Tuesday, June 22, 2010

Every Boat Turns South

This book is an enigma. It is a cross between Ordinary People, Prodigal Son, Crime and Punishment, Miama Vice, Ernest Hemingway, and Robert Frost. Matt Younger is the son of a sailor that he calls Skip. Matt's been M.I.A. for the last three years but comes home in time for a cleansing of his soul as he confesses all at his father's deathbed.

Always playing second fiddle to his older brother, the Golden Child, Matt was the last person to see his brother, Hale, alive. In their teens, they boarded a boat and only one returned. Obviously, not the one for whom the sun rose and set. The parents and brother distraught, they drifted apart and dealt with the loss differently. Both parents blamed Matt for Hale's death. Matt carried Hale's secrets and kept them from his parents and the world.

Matt drops out of high school and uses his sailing skills to make money. He ends up being hired to sail a boat to St. Thomas so Sam Wells, a faceless victim (in the beginning) could bring his wife to cavort. The winds blowing just so and Matt still pretty full of stupid, he ends up retrieving a whole mess of cocaine, picking up a crew he probably shouldn't have, and getting stranded on Dominican Republic running into all kinds of trouble there.

The story is complex and metaphorical. J.P. White is a prolific poet who can describe the beauty of the Carribean, the islands, women, men, sailboats, and trade winds in explicit detail. Although enjoyable mental images, I found myself re-reading passages to discern whether I was to interpret something metaphorically or literally. I think some of that vagueness (maybe all?) was a planned part of the author's experience.

The author contrasts the beauty of the Carribean with the violence, poverty, and world of crime on the same islands. Prostitution, drug running, murder, bribery, blackmail are in strong contrast to the paradisaical setting. Woven into the story is the human experiences of love, loss, death and dying. The author explores the act of dying, the slow, laborious process, denial, acceptance, and love.

It is poetry.

I have 1 copy. Who wants it? 
Comment with email.
Contest ends June 30, 2010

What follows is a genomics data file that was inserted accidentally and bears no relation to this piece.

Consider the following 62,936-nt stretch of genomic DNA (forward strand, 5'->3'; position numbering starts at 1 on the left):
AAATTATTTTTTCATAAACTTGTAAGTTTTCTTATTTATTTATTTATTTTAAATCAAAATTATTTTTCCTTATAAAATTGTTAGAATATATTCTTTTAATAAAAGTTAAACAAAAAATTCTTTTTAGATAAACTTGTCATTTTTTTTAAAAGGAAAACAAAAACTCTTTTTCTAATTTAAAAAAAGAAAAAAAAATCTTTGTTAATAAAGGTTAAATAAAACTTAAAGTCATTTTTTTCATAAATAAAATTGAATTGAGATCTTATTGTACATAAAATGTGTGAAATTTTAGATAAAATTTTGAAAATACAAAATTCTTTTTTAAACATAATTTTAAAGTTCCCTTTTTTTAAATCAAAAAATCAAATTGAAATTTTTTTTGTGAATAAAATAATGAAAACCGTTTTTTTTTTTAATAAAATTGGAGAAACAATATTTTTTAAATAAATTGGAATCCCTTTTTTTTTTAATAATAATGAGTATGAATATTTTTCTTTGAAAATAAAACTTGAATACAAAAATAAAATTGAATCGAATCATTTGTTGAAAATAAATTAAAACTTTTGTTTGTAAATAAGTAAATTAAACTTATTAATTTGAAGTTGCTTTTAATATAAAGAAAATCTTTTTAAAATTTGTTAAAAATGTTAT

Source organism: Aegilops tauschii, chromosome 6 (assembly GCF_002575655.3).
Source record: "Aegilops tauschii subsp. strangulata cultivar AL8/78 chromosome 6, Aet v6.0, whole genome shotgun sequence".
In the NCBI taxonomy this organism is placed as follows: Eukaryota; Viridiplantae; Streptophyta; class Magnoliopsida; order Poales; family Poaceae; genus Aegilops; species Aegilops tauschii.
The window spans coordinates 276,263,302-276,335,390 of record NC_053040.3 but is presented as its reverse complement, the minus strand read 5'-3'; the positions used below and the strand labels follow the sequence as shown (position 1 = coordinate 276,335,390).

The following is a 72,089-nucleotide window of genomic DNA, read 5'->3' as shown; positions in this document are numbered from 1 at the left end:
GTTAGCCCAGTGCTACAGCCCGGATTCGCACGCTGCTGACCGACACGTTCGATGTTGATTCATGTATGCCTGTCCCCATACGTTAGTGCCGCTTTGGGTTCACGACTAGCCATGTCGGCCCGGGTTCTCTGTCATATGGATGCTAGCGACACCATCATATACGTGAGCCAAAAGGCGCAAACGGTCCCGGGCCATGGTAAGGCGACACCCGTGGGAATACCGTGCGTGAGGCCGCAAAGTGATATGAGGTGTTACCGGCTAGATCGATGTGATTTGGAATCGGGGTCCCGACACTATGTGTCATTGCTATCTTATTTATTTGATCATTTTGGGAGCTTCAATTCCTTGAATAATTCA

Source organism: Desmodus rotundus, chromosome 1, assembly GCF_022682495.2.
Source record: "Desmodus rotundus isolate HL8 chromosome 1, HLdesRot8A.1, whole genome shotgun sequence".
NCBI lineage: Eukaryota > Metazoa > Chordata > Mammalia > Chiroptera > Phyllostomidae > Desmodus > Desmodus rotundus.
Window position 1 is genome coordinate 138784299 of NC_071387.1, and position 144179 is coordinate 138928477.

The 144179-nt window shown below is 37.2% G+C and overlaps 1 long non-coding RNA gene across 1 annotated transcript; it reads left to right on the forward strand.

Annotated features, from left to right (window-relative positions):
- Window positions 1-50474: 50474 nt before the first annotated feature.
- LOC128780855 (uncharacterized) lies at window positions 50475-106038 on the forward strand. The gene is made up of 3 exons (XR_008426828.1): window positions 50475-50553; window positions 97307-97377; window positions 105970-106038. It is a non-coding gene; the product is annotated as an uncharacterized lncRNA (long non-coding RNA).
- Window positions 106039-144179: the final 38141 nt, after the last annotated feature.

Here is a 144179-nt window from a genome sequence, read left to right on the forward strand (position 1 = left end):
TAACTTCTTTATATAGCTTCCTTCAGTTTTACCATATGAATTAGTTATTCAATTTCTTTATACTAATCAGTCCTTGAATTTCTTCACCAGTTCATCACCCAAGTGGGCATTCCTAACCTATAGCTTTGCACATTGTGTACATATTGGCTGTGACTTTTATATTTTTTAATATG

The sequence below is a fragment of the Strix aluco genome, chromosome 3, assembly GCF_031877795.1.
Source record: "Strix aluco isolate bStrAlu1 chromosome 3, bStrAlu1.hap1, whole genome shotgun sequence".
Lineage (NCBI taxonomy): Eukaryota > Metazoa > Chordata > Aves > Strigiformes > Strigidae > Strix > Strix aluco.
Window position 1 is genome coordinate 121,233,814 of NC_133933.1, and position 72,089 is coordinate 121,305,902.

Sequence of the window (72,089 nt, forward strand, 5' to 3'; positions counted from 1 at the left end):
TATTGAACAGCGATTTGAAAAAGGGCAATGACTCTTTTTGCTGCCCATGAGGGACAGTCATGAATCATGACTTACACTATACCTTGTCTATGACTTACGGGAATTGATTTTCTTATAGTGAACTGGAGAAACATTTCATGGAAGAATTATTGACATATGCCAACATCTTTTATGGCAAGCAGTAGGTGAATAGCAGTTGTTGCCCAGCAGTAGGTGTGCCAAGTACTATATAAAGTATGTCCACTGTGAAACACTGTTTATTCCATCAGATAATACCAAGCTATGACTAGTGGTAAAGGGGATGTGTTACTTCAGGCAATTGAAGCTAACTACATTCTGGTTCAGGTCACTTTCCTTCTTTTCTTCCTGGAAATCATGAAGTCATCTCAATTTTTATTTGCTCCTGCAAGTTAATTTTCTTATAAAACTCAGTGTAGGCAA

The Federal Trade Commission wants me to tell you that I received a copy of this book from Pump Up Your Book in return for an honest review. Thanks, Dorothy!

12 comments:

Bookventures said...

This is a great review.

I read this book too and i am going to review it at the end of the week. I thought that i was able to identify with this book more because i actually live in the caribbean so many of the references made in the book was very familiar. Good luck with the contest : )

Riahli said...

Wow, sounds intense. the_rivers@verizon.net

CountessLaurie said...

Hmmm, if you were re-reading passages, I would have to read the whole thing twice... but I am now curious how it all played out with the brothers...

Amy said...

I have read few books set in the Caribbean. How interesting.

amymorrowinafrica@gmail.com

Atypical Girl said...

Well, I *do* like boat books and this one sounds fascinating!

Amy S.
artsyrockerchick at aim dot com

Katia said...

This might be the closest I'm ever going to get to the Caribbean.
kr_moreau(at)doglover(dot)com

Cass said...

Wow this book sounds deep and thoroughly intriguing. There's a whole lot of great themes/settings/characters, by the looks of things. I'd love to read it!

cc932005[at]hotmail[dot]com

Jenny said...

I'd love to read this! Thanks for the chance to win!

jenny.maurer84 at gmail dot com

Terrymac said...

I do! I do! I do!

Your review of Every Boat Turns South has me captured! It sounds like a terrific must read!

Thank you for hosting this giveaway.

terrymac1a at hotmail dot com

Joan said...

Sounds like it is right up my alley. I would love the book.
jomarcho1@aol.com

Ginny said...

Great review, makes me want to pick it up & read. Thanks!

skkorman said...

I would love to read this book—please enter me to win!

skkorman AT bellsouth DOT net